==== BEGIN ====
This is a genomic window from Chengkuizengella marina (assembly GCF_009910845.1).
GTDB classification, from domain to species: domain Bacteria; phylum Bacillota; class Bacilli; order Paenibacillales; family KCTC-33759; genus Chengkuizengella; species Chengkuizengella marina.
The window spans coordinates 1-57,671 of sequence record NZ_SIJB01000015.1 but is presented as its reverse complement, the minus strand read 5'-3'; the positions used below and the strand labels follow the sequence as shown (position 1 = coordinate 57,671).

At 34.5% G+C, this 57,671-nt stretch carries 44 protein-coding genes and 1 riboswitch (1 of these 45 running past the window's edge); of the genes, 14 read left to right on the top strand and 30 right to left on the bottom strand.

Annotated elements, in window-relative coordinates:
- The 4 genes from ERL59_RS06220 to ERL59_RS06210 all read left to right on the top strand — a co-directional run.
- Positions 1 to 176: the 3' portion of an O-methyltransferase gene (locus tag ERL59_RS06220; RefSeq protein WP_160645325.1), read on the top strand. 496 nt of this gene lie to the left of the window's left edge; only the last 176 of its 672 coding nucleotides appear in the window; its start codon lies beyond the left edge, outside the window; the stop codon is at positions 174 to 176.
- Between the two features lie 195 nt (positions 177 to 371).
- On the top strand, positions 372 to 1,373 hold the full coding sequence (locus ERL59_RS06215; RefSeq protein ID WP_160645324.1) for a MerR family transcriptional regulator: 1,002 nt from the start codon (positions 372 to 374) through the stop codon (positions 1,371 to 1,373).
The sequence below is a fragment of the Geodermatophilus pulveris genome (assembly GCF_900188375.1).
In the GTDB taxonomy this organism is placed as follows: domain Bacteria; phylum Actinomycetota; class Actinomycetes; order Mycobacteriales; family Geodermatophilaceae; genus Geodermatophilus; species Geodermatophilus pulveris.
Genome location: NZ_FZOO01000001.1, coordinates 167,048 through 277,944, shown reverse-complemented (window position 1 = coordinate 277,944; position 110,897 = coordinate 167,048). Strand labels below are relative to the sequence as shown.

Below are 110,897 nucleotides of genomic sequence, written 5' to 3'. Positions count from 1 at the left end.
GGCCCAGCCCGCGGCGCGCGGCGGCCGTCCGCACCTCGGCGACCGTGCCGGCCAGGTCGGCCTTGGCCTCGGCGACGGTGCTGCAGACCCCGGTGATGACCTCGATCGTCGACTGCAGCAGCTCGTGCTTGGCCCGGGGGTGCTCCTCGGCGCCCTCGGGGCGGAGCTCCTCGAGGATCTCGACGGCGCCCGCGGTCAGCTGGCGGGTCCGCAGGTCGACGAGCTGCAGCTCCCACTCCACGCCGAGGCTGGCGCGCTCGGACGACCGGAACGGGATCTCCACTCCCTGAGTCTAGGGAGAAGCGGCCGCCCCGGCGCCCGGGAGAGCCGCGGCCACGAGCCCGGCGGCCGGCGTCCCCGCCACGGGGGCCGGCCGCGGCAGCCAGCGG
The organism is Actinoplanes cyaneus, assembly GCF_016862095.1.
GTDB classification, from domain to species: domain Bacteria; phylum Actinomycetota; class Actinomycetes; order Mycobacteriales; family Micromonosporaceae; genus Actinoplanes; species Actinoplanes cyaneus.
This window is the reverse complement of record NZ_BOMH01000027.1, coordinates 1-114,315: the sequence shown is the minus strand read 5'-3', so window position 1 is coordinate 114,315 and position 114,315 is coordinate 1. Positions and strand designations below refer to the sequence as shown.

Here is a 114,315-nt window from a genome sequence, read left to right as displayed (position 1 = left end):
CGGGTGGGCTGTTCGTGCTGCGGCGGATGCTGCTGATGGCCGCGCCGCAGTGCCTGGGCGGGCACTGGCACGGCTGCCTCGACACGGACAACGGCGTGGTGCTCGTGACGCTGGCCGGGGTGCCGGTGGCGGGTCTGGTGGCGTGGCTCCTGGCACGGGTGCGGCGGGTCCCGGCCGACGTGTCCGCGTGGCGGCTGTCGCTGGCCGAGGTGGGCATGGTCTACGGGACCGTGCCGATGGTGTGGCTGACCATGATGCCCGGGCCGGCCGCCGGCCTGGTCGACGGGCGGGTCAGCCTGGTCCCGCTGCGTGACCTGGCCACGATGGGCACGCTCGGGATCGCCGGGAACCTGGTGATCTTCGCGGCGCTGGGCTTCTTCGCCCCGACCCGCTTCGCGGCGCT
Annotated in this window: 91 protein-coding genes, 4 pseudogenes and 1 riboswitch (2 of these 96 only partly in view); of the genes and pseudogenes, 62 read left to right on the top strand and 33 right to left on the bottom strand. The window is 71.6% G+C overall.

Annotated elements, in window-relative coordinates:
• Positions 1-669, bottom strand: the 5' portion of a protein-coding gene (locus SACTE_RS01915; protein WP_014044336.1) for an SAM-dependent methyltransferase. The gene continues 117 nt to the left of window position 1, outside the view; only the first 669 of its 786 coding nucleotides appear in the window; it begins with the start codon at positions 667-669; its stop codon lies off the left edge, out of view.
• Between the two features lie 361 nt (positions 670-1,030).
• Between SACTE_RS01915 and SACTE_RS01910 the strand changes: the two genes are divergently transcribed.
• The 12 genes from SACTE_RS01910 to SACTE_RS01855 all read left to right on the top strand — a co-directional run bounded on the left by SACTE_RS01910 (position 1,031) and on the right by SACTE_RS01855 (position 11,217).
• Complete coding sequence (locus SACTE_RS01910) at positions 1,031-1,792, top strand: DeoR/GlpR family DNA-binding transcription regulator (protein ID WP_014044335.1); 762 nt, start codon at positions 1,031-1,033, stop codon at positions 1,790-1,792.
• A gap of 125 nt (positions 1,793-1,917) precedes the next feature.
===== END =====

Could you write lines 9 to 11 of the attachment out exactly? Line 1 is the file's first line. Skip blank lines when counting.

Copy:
- On the top strand, positions 372 to 1,373 hold the full coding sequence (locus ERL59_RS06215; RefSeq protein ID WP_160645324.1) for a MerR family transcriptional regulator: 1,002 nt from the start codon (positions 372 to 374) through the stop codon (positions 1,371 to 1,373).
The sequence below is a fragment of the Geodermatophilus pulveris genome (assembly GCF_900188375.1).
In the GTDB taxonomy this organism is placed as follows: domain Bacteria; phylum Actinomycetota; class Actinomycetes; order Mycobacteriales; family Geodermatophilaceae; genus Geodermatophilus; species Geodermatophilus pulveris.